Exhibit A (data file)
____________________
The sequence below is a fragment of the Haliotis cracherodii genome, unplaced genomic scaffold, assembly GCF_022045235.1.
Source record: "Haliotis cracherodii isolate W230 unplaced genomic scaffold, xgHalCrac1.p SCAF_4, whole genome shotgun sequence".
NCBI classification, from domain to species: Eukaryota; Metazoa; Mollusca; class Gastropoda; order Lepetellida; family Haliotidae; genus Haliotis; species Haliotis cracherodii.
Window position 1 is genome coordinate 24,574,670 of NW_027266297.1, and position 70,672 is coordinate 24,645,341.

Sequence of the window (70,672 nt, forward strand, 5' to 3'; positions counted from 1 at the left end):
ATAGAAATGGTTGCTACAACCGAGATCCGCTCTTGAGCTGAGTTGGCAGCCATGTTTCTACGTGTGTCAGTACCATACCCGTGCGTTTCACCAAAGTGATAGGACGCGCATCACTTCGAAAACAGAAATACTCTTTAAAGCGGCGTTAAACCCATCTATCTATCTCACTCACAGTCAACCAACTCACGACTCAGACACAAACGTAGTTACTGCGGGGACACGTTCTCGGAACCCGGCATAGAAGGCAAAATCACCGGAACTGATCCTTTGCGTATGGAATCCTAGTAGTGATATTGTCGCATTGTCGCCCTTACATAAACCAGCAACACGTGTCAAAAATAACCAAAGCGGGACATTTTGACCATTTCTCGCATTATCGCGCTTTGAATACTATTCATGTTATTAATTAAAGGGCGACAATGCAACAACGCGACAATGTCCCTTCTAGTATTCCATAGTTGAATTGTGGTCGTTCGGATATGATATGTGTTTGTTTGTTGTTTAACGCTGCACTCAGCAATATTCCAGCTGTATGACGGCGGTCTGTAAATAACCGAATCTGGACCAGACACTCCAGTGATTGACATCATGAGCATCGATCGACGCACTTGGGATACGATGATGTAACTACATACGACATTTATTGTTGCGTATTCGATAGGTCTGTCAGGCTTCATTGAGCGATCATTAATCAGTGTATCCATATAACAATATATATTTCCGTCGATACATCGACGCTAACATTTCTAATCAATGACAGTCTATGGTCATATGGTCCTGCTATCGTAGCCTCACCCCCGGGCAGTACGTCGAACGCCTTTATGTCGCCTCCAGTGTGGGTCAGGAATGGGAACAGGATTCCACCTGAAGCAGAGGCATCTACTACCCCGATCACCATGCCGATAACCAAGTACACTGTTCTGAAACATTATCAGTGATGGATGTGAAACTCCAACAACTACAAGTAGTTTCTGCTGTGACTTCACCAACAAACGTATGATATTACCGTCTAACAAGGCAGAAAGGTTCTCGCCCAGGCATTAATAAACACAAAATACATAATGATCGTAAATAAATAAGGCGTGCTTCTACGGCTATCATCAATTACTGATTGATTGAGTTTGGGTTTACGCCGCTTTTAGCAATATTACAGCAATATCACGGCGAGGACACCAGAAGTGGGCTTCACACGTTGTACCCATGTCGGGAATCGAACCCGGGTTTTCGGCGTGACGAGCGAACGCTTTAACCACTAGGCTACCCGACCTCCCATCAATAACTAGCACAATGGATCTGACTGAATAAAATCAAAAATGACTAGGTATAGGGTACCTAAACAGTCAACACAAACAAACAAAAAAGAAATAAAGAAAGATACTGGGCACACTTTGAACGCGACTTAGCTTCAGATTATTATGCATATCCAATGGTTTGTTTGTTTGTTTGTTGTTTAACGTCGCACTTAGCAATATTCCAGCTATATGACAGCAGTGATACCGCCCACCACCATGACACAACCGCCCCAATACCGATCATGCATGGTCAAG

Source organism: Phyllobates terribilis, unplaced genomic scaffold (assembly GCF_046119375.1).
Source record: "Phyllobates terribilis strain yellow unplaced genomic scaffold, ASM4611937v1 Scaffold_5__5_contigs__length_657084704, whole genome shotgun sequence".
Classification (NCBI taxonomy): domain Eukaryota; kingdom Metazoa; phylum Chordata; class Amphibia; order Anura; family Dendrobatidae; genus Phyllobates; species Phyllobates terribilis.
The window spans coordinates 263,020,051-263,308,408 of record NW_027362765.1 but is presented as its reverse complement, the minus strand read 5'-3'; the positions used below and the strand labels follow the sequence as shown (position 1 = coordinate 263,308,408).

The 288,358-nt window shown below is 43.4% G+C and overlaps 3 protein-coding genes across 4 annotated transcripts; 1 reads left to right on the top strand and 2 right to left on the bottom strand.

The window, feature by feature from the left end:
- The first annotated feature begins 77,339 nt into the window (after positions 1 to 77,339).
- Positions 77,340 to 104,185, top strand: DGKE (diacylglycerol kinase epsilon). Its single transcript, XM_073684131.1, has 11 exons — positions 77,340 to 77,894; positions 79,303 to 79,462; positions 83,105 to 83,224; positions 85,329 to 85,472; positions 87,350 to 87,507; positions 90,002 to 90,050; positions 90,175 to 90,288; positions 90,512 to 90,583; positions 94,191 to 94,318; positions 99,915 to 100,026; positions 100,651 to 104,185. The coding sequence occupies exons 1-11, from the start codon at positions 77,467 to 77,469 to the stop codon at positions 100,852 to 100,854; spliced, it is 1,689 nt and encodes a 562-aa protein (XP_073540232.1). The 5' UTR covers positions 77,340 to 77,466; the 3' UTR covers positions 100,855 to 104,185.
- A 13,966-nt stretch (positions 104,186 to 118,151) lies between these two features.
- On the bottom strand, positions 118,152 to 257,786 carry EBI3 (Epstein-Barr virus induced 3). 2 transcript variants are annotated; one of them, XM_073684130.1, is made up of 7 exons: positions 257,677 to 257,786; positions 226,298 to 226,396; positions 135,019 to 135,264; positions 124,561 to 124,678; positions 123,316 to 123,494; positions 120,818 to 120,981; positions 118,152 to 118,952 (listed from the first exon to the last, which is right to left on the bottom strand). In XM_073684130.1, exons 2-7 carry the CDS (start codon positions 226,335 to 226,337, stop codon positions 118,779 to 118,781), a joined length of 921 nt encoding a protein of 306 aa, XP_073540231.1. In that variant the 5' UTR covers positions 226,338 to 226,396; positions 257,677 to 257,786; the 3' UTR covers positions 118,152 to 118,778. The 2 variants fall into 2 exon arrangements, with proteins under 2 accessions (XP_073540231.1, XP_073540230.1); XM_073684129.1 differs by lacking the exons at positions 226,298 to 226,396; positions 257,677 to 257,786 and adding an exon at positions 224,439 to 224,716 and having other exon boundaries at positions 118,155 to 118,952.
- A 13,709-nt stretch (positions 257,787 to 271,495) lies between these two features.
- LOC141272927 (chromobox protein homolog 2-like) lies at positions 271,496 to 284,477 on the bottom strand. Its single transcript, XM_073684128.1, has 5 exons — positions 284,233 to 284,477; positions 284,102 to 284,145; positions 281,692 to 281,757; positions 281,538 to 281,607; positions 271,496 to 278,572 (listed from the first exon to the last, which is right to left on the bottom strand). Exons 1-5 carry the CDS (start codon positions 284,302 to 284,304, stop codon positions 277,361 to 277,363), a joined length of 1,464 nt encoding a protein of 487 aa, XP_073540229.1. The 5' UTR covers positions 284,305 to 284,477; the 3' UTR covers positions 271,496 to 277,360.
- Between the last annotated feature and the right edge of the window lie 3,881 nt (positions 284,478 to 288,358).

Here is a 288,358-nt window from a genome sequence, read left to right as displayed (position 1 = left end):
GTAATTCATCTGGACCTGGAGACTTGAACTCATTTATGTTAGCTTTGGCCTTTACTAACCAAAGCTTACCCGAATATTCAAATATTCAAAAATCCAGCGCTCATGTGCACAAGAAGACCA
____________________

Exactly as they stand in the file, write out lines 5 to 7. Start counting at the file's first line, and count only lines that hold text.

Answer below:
Sequence of the window (70,672 nt, forward strand, 5' to 3'; positions counted from 1 at the left end):
ATAGAAATGGTTGCTACAACCGAGATCCGCTCTTGAGCTGAGTTGGCAGCCATGTTTCTACGTGTGTCAGTACCATACCCGTGCGTTTCACCAAAGTGATAGGACGCGCATCACTTCGAAAACAGAAATACTCTTTAAAGCGGCGTTAAACCCATCTATCTATCTCACTCACAGTCAACCAACTCACGACTCAGACACAAACGTAGTTACTGCGGGGACACGTTCTCGGAACCCGGCATAGAAGGCAAAATCACCGGAACTGATCCTTTGCGTATGGAATCCTAGTAGTGATATTGTCGCATTGTCGCCCTTACATAAACCAGCAACACGTGTCAAAAATAACCAAAGCGGGACATTTTGACCATTTCTCGCATTATCGCGCTTTGAATACTATTCATGTTATTAATTAAAGGGCGACAATGCAACAACGCGACAATGTCCCTTCTAGTATTCCATAGTTGAATTGTGGTCGTTCGGATATGATATGTGTTTGTTTGTTGTTTAACGCTGCACTCAGCAATATTCCAGCTGTATGACGGCGGTCTGTAAATAACCGAATCTGGACCAGACACTCCAGTGATTGACATCATGAGCATCGATCGACGCACTTGGGATACGATGATGTAACTACATACGACATTTATTGTTGCGTATTCGATAGGTCTGTCAGGCTTCATTGAGCGATCATTAATCAGTGTATCCATATAACAATATATATTTCCGTCGATACATCGACGCTAACATTTCTAATCAATGACAGTCTATGGTCATATGGTCCTGCTATCGTAGCCTCACCCCCGGGCAGTACGTCGAACGCCTTTATGTCGCCTCCAGTGTGGGTCAGGAATGGGAACAGGATTCCACCTGAAGCAGAGGCATCTACTACCCCGATCACCATGCCGATAACCAAGTACACTGTTCTGAAACATTATCAGTGATGGATGTGAAACTCCAACAACTACAAGTAGTTTCTGCTGTGACTTCACCAACAAACGTATGATATTACCGTCTAACAAGGCAGAAAGGTTCTCGCCCAGGCATTAATAAACACAAAATACATAATGATCGTAAATAAATAAGGCGTGCTTCTACGGCTATCATCAATTACTGATTGATTGAGTTTGGGTTTACGCCGCTTTTAGCAATATTACAGCAATATCACGGCGAGGACACCAGAAGTGGGCTTCACACGTTGTACCCATGTCGGGAATCGAACCCGGGTTTTCGGCGTGACGAGCGAACGCTTTAACCACTAGGCTACCCGACCTCCCATCAATAACTAGCACAATGGATCTGACTGAATAAAATCAAAAATGACTAGGTATAGGGTACCTAAACAGTCAACACAAACAAACAAAAAAGAAATAAAGAAAGATACTGGGCACACTTTGAACGCGACTTAGCTTCAGATTATTATGCATATCCAATGGTTTGTTTGTTTGTTTGTTGTTTAACGTCGCACTTAGCAATATTCCAGCTATATGACAGCAGTGATACCGCCCACCACCATGACACAACCGCCCCAATACCGATCATGCATGGTCAAG

Source organism: Phyllobates terribilis, unplaced genomic scaffold (assembly GCF_046119375.1).